The government has pulled the plug on its grants for buyers of low-emissions cars, after “exceptional demand” for certain models meant the policy quickly hit its sales cap earlier than expected.
Drivers had rushed to take advantage of the previous, more-generous grant: prompting a huge spike in sales over recent weeks. Now, the smaller replacement payment to buyers, set to come into effect on 9 November, has been brought forward.
A Department for Transport spokesperson said: “The Plug In Car Grant has been a runaway success, helping bring more than 160,000 ultra-low emission vehicles to our roads over the last seven years, and delivering significant CO2 savings compared to petrol or diesel cars.”
The change means a £2,500 grant for plug-in hybrids has ended, and the grant for electronic vehicle buyers has dropped from £4,500 to £3,500.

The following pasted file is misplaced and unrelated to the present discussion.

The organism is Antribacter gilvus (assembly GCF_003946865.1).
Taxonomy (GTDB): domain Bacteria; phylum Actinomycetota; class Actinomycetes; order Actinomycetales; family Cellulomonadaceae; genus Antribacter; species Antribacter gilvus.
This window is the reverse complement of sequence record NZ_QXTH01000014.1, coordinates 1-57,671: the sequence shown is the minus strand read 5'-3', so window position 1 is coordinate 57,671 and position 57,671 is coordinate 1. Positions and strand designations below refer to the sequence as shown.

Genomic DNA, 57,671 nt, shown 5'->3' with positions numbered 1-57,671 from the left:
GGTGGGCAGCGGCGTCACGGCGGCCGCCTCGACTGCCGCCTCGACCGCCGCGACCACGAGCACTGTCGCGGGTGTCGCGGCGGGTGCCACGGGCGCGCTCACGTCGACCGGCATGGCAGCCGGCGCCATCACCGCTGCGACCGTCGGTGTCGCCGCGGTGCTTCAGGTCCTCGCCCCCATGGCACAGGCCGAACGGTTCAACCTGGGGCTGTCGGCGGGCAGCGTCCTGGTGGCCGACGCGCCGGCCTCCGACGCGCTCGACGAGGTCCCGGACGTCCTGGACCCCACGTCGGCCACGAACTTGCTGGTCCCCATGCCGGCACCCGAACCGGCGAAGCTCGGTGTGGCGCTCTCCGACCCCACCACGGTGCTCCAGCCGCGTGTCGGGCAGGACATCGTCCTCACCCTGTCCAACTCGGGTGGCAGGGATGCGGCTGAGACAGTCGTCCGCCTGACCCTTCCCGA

The RAC’s head of roads policy Nicholas Lyes said: “While it was always the case that the Treasury only put forward sufficient money to support the take-up of a finite number of plug-in cars, the recent surge has shown how important it is to have the right incentives in place to transition to a cleaner vehicle parc.”
“The risk now is that sales could be depressed with the grant being cut earlier than planned,” he added.
Last week, the Business, Energy and Industrial Strategy (Beis) committee urged the government to bring forward its 2040 target to stop selling cars running on petrol and diesel fuels to 2032 – a demand that was “impossible to achieve” by an industry body.